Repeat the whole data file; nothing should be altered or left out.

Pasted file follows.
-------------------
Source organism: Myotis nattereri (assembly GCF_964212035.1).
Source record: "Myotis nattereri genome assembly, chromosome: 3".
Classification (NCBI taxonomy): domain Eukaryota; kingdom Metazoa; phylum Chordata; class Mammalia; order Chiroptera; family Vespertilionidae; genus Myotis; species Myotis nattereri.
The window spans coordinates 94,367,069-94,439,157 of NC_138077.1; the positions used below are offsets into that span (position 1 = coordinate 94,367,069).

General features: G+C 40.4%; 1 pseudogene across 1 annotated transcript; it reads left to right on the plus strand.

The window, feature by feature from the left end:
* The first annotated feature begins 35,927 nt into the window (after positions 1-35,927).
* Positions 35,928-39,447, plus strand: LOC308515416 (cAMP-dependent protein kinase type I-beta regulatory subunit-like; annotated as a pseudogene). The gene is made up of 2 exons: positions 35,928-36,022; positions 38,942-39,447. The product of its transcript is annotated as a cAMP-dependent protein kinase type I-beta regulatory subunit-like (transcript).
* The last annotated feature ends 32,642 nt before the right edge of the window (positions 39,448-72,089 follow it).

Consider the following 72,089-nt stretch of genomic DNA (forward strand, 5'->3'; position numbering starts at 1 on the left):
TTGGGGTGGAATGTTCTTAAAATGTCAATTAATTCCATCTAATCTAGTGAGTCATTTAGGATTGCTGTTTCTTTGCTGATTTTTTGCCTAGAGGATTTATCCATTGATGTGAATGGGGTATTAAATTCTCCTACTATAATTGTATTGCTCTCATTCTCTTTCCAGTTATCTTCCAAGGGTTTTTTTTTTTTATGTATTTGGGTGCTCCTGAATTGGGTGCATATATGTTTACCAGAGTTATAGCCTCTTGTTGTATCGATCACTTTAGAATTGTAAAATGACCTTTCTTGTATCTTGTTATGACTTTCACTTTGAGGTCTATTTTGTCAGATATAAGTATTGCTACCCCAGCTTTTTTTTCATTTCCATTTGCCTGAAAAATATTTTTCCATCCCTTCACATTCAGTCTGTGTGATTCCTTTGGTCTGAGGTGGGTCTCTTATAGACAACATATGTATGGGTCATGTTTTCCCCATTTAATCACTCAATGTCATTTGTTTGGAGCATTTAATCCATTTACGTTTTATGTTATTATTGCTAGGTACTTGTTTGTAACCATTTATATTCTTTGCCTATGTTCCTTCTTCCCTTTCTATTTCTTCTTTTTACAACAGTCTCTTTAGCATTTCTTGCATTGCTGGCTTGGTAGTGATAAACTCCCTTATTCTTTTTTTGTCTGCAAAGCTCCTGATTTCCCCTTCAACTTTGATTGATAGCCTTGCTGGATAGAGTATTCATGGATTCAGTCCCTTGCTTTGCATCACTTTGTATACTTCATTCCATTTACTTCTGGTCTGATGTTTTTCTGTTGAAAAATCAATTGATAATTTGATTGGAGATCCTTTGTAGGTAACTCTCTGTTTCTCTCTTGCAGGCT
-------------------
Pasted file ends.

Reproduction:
Source organism: Myotis nattereri (assembly GCF_964212035.1).
Source record: "Myotis nattereri genome assembly, chromosome: 3".
Classification (NCBI taxonomy): domain Eukaryota; kingdom Metazoa; phylum Chordata; class Mammalia; order Chiroptera; family Vespertilionidae; genus Myotis; species Myotis nattereri.
The window spans coordinates 94,367,069-94,439,157 of NC_138077.1; the positions used below are offsets into that span (position 1 = coordinate 94,367,069).

General features: G+C 40.4%; 1 pseudogene across 1 annotated transcript; it reads left to right on the plus strand.

The window, feature by feature from the left end:
* The first annotated feature begins 35,927 nt into the window (after positions 1-35,927).
* Positions 35,928-39,447, plus strand: LOC308515416 (cAMP-dependent protein kinase type I-beta regulatory subunit-like; annotated as a pseudogene). The gene is made up of 2 exons: positions 35,928-36,022; positions 38,942-39,447. The product of its transcript is annotated as a cAMP-dependent protein kinase type I-beta regulatory subunit-like (transcript).
* The last annotated feature ends 32,642 nt before the right edge of the window (positions 39,448-72,089 follow it).

Consider the following 72,089-nt stretch of genomic DNA (forward strand, 5'->3'; position numbering starts at 1 on the left):
TTGGGGTGGAATGTTCTTAAAATGTCAATTAATTCCATCTAATCTAGTGAGTCATTTAGGATTGCTGTTTCTTTGCTGATTTTTTGCCTAGAGGATTTATCCATTGATGTGAATGGGGTATTAAATTCTCCTACTATAATTGTATTGCTCTCATTCTCTTTCCAGTTATCTTCCAAGGGTTTTTTTTTTTTATGTATTTGGGTGCTCCTGAATTGGGTGCATATATGTTTACCAGAGTTATAGCCTCTTGTTGTATCGATCACTTTAGAATTGTAAAATGACCTTTCTTGTATCTTGTTATGACTTTCACTTTGAGGTCTATTTTGTCAGATATAAGTATTGCTACCCCAGCTTTTTTTTCATTTCCATTTGCCTGAAAAATATTTTTCCATCCCTTCACATTCAGTCTGTGTGATTCCTTTGGTCTGAGGTGGGTCTCTTATAGACAACATATGTATGGGTCATGTTTTCCCCATTTAATCACTCAATGTCATTTGTTTGGAGCATTTAATCCATTTACGTTTTATGTTATTATTGCTAGGTACTTGTTTGTAACCATTTATATTCTTTGCCTATGTTCCTTCTTCCCTTTCTATTTCTTCTTTTTACAACAGTCTCTTTAGCATTTCTTGCATTGCTGGCTTGGTAGTGATAAACTCCCTTATTCTTTTTTTGTCTGCAAAGCTCCTGATTTCCCCTTCAACTTTGATTGATAGCCTTGCTGGATAGAGTATTCATGGATTCAGTCCCTTGCTTTGCATCACTTTGTATACTTCATTCCATTTACTTCTGGTCTGATGTTTTTCTGTTGAAAAATCAATTGATAATTTGATTGGAGATCCTTTGTAGGTAACTCTCTGTTTCTCTCTTGCAGGCT